Oral Talaq should go, says draft law
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Organisations to meet in Mumbai to discuss codified Muslim Personal law
Women's organisations from across the country will gather in Mumbai on December 17 to discuss and finalise the draft of a codified Muslim Personal law, which among other things seeks to remove 'oral Talaq', a man divorcing his wife by uttering the word thrice.
The Bhartiya Muslim Mahila Andolan which has taken up the issue of codification of the law has created a draft act, the Muslim Family's Law Act, which will be debated by Muslim women's organisations who will converge on Mumbai on December 17.
"Activists from across the country will converge on Mumbai on December 17 to discuss the draft act. We will also be forcing the state to accept our demands to codify the Muslim law," BMMA founder Shahjehan Safia Niaz said.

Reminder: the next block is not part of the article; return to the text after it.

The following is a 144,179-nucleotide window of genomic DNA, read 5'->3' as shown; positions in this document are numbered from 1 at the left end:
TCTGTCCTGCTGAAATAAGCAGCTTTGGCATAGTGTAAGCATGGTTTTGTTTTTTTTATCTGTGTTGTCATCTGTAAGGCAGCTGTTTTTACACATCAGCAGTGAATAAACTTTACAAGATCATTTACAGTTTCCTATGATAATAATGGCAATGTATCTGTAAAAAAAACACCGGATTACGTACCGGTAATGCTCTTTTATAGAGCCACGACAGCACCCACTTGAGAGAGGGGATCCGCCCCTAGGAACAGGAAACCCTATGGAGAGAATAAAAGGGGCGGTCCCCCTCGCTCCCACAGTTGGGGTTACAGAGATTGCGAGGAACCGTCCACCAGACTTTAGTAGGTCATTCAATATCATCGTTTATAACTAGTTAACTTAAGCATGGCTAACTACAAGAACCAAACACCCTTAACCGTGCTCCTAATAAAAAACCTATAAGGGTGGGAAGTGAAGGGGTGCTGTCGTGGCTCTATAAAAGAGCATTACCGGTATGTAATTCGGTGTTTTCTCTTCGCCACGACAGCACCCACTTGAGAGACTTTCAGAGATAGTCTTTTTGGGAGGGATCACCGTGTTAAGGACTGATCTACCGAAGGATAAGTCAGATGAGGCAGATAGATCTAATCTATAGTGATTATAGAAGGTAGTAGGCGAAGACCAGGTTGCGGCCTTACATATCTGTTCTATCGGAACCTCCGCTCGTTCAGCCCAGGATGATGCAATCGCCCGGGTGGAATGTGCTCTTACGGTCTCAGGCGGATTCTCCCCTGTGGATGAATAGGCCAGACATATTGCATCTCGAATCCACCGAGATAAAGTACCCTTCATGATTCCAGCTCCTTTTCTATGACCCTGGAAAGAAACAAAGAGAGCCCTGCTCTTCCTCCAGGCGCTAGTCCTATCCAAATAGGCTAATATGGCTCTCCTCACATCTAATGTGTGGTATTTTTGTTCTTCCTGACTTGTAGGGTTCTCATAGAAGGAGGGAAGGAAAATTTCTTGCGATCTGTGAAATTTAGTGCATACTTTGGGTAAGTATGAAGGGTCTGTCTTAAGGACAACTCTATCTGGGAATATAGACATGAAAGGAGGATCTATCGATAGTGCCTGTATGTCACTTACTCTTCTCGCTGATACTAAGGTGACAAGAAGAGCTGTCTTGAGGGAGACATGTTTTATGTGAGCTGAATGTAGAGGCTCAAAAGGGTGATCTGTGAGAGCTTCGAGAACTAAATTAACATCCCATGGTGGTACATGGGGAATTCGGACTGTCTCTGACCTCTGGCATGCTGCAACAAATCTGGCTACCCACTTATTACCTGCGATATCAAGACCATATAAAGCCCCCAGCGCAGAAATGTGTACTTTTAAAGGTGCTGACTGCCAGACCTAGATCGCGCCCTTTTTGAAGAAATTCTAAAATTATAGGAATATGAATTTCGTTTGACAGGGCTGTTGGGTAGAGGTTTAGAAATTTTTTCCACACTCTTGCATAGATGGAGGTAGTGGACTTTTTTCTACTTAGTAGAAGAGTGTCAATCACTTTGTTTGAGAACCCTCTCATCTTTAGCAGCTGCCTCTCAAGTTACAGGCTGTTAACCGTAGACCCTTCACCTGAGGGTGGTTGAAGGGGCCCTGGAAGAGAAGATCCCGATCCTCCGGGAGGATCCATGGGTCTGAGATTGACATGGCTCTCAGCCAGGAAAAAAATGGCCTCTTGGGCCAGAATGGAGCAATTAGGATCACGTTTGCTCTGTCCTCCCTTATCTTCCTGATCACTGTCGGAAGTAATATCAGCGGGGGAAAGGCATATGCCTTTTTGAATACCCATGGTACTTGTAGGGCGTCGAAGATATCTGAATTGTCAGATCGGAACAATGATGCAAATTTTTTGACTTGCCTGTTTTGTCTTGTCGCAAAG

Muslims in India are governed by the Muslim Personal Law (Shariat) Application Act 1936 that makes Shariat applicable to Muslims. Women's groups claim the law being not codified is open to interpretations and prone to be misused against women.
Various women's groups have been demanding that the Muslim Personal Law be codified to make the provisions clear to everyone. However, conservative clergy claim the codification is tantamount to tampering with the Sharia and they are opposed to any codification.
The state is also not very keen on taking up the issue.
One of the points of difference between women's groups and the clergy is oral Talaq. Women's group claim it is unlawful whereas a section of the clergy believes it is acceptable. The draft law proposes a Talak-e-Ahsaan method to do away with oral Talaq. The draft further states any rule or interpretation of Muslim Law which is in force before the commencement of the the new law should cease to have any effect.